Ampligen update

April 2, 2007

Source: Philadelphia Business Journal

Date:   March 30, 2007

Author: John George <> 

Read article on Philadelphia Business Journal website

Hemispherx finalizing fatigue drug filing

Hemispherx BioPharma Inc. is finalizing its new drug application for Ampligen, an experimental treatment for chronic fatigue syndrome that has spent more than 30 years in clinical studies. Dr. William Carter, the Center City biotechnology company's chairman and CEO, said he expects the application will be completed in early April.

Carter said he is "cautiously optimistic" the company will be able to secure an accelerated review from the Food and Drug Administration, given the absence of any approved treatments for chronic fatigue syndrome. The Centers for Disease Control and Prevention estimates the disorder afflicts 1 million people in the United States. Accelerated reviews are typically conducted in six months, as opposed to the one-year review for most new drug applications.

If the company gets such status for its Ampligen filing, and the FDA approves the application without raising any issues, Hemispherx would be in a position to launch the product by the end of this year or early 2008, Carter said.

Carter expressed a sense of vindication that his company has reached this point. "It's been a long and arduous journey… There were a lot of skeptics," he said.

The skepticism remains evident in the company's stock price. Hemispherx's stock was trading recently at $1.69 a share, near its 52-week low of $1.65.

According to documents filed earlier this month with the Securities and Exchange Commission, Hemispherx has recorded an accumulated deficit of about $167 million since its inception. Hemispherx posted a net loss of $19.4 million last year, up from a deficit of $12.4 million in 2005. The increase was due primarily to higher research and development costs

associated with Ampligen and Alferon N, which the company acquired in 2003, is a treatment for genital warts and Hemispherx's only FDA-approved product in the market. The company is testing both Ampligen and Alferon N as potential treatments for viral infections such as avian flu.

Carter co-invented Ampligen in the early 1970s when he was a researcher at Johns Hopkins University. Ampligen is a synthetic, specifically configured double-stranded RNA compound designed to work by stimulating and enhancing the ability of a patient's immune system to fight disease. Initially, the drug was tested as a potential treatment for cancer and later for AIDS then for chronic fatigue syndrome. Carter even tinkered with the idea of using the compound to treat tobacco and create a "healthy" cigarette.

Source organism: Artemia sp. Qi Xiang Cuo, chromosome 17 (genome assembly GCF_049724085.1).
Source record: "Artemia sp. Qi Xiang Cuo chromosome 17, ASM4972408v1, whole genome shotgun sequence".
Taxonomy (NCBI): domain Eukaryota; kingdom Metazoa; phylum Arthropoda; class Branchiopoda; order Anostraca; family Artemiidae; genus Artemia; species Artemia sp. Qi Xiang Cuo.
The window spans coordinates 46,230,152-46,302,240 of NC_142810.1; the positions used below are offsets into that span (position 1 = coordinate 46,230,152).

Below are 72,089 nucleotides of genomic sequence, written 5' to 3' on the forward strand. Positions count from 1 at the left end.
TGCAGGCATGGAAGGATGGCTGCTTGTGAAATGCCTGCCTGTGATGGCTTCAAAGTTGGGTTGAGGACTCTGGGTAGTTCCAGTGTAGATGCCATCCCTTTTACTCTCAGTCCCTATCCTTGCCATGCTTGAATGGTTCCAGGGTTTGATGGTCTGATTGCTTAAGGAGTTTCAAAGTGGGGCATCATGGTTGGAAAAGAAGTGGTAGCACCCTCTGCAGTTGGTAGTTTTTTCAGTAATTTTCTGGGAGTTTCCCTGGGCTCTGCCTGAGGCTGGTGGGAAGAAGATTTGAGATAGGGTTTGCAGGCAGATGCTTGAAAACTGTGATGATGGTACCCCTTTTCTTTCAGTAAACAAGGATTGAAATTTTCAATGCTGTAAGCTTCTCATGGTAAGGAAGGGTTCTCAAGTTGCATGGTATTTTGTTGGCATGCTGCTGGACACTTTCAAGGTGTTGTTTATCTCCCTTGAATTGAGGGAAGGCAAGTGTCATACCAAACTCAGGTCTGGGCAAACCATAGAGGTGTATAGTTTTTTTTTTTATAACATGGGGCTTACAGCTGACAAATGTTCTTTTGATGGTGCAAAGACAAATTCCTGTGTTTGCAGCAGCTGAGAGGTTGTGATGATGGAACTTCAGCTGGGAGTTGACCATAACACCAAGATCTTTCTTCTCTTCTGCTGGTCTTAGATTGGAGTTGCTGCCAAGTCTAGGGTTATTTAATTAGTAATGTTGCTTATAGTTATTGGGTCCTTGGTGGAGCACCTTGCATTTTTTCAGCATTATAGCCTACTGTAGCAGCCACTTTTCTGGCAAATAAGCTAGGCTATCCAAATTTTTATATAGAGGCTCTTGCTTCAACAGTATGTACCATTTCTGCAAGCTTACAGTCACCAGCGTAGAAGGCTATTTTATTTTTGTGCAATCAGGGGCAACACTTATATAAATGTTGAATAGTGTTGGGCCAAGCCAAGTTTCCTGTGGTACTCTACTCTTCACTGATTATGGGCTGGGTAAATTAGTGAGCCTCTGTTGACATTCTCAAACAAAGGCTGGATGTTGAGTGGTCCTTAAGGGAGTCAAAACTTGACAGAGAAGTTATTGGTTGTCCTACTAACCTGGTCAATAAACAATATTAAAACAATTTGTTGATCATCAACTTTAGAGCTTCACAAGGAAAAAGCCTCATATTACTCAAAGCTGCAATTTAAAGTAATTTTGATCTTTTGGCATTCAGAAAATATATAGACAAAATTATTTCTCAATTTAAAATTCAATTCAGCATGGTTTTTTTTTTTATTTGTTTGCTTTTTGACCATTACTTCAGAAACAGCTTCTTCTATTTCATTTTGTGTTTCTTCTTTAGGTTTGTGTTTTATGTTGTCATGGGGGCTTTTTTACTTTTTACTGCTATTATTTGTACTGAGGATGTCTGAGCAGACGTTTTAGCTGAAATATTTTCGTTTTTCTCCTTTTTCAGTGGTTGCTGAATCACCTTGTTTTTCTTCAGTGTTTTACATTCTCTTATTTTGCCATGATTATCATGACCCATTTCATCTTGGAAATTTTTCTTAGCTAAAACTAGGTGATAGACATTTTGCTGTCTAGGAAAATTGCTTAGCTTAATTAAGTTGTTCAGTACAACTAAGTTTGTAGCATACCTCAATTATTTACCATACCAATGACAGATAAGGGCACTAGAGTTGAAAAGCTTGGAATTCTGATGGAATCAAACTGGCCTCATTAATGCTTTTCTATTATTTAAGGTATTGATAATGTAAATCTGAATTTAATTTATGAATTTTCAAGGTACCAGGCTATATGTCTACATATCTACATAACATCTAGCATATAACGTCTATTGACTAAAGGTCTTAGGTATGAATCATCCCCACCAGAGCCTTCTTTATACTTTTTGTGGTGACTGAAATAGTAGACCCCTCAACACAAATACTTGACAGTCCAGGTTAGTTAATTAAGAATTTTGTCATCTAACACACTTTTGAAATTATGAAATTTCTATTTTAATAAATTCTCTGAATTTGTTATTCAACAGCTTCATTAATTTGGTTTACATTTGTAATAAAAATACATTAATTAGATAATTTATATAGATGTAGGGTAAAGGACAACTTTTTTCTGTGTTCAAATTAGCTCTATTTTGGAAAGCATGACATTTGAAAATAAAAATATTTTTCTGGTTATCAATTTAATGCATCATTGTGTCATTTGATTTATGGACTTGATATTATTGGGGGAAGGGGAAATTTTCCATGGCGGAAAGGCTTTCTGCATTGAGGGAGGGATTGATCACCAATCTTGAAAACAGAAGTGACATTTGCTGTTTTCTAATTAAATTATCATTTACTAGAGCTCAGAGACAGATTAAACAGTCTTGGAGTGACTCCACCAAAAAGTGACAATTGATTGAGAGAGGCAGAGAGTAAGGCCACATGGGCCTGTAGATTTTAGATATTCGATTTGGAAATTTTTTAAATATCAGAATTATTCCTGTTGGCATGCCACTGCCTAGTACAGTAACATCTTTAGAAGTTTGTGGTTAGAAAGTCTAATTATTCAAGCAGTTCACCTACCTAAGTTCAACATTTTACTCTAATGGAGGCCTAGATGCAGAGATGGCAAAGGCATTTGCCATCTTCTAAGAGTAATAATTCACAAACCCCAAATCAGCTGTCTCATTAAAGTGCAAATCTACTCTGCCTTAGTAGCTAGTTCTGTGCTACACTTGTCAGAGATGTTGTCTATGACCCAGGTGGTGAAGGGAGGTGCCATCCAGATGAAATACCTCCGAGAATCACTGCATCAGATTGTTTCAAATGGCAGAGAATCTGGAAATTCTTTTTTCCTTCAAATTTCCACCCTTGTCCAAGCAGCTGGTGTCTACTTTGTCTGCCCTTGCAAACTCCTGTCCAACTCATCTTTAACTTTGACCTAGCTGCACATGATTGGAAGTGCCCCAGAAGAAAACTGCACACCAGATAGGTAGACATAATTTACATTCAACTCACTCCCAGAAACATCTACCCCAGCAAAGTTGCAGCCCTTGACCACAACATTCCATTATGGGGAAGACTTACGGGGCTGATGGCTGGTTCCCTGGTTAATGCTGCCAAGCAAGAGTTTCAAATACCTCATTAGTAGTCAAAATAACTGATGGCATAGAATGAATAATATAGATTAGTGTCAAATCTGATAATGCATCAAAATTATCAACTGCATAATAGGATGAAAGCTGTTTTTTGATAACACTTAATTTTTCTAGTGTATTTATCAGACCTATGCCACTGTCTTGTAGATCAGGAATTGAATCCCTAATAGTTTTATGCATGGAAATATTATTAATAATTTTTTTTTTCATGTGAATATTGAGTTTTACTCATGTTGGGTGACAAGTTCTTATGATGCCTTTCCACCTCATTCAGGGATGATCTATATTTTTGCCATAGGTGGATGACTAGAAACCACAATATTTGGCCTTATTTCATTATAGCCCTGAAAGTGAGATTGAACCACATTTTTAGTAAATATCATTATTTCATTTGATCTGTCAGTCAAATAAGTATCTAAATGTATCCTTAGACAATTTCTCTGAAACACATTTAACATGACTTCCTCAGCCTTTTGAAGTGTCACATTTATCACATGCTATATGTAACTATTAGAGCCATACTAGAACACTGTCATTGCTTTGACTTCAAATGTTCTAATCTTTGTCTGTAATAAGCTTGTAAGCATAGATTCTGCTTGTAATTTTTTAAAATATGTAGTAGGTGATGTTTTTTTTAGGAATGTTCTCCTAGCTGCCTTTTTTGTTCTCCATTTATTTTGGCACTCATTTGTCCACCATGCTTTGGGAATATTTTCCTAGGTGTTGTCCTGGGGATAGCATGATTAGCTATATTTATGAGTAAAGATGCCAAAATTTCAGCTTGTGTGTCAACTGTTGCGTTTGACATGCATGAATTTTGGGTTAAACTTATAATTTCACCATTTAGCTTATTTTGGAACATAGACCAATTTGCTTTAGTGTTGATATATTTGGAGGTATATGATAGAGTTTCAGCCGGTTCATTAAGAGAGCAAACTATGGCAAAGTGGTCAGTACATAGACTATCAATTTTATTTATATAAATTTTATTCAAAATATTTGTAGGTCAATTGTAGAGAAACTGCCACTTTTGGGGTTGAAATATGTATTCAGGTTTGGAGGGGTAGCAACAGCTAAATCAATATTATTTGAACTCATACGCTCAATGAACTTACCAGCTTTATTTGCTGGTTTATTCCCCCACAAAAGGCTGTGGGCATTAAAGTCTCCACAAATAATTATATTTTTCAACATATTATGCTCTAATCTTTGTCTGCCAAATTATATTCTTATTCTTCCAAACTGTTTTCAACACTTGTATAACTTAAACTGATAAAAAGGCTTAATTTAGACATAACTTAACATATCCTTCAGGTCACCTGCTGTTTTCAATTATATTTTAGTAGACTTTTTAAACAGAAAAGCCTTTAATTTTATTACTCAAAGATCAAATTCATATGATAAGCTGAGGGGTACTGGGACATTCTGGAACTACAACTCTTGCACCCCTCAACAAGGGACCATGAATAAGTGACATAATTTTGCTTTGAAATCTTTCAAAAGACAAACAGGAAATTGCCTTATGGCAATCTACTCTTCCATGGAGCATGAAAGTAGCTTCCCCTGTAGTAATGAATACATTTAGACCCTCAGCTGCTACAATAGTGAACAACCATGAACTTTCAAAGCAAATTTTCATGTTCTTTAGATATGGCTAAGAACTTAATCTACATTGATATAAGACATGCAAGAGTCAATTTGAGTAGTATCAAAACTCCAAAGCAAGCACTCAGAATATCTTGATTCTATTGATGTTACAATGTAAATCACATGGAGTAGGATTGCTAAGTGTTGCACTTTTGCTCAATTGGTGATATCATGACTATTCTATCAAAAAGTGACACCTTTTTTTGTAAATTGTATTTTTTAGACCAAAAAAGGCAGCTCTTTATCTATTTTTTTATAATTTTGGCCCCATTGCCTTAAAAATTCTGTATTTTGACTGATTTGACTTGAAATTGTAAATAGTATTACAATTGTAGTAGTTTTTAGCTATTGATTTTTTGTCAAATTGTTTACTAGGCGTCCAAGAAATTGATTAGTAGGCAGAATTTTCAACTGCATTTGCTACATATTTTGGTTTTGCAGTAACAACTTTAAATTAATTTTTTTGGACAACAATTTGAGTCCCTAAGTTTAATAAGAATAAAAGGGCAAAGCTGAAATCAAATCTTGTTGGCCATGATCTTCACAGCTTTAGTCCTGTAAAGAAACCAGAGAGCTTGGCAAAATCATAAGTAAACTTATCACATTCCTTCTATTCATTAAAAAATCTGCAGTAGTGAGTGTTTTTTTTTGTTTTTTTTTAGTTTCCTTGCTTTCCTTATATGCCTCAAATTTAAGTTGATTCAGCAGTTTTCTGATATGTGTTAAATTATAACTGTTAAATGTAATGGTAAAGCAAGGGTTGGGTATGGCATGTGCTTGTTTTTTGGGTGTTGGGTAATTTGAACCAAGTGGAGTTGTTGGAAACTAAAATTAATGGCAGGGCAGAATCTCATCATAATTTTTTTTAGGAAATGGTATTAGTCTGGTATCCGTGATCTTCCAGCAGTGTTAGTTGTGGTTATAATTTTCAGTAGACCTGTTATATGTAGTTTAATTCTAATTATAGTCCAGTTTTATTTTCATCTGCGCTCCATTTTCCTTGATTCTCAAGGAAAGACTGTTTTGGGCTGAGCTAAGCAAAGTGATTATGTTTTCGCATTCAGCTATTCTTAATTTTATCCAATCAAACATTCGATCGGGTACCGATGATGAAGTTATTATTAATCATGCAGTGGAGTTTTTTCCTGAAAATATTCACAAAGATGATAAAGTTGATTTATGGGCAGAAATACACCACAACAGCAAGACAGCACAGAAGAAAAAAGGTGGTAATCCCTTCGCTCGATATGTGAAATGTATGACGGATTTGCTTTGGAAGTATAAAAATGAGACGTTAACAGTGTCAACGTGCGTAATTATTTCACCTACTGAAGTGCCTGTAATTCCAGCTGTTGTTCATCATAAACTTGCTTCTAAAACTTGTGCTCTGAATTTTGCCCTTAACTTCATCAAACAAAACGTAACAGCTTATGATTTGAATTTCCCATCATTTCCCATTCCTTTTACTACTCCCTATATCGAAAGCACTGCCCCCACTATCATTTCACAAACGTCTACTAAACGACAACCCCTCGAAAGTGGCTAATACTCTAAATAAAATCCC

Hemispherx has spent the past 15 years testing the drug as a treatment for patients with chronic fatigue syndrome. The company estimates the global market for an effective treatment for the disorder to be in excess of $1 billion.

"We're not the first company to go into this disease category," Carter said.

In a presentation with stock analysts last month, the company noted drugs developed by a half-dozen major pharmaceutical and biotechnology companies – including GlaxoSmithKline, Shire and Cephalon – have been considered

as potential treatments for chronic fatigue syndrome, but said none proved to be effective.

Jenifer Antonacci, a Cephalon spokeswoman, said the company's flagship drug Provigil, approved as a treatment for narcolepsy and other sleep-related disorders, was tested in patients with chronic fatigue syndrome about two years ago. She said the study was conducted by researchers from outside of the company, with Cephalon support. The clinical trial, which involved 14 patients, did not produce sufficient results for Frazer-based Cephalon to consider seeking approval to expand Provigil's label to include the disorder.

Matt Cabrey, a Shire spokesman, said that while company executives have discussed the potential of testing its products for chronic fatigue syndrome, Shire never launched any formal product development program and has no current plans to do so. Based in England, Shire's U.S. headquarters are in Wayne.

Up Close


COMPANY:                       Hemispherx BioPharma Inc.

LOCATION:                      Philadelphia

CHAIRMAN AND CEO:        Dr. William Carter

TYPE OF COMPANY:           Biopharmaceutical

2006 NET LOSS:               $19.4 million

2006 REVENUE:                $933,000

52-WEEK HIGH/LOW:         $3.85, $1.65

RECENT PRICE:                  $1.69

MARKET CAPITALIZATION:     $122.6 million

EMPLOYEES:                     52 full time, 19 part time

BIG DEVELOPMENT:       Finalizing new drug application for Ampligen, an

                                 experimental treatment for chronic fatigue syndrome.

Source:                        SEC, company, Yahoo! Finance


(c) 2007 Philadelphia Business Journal

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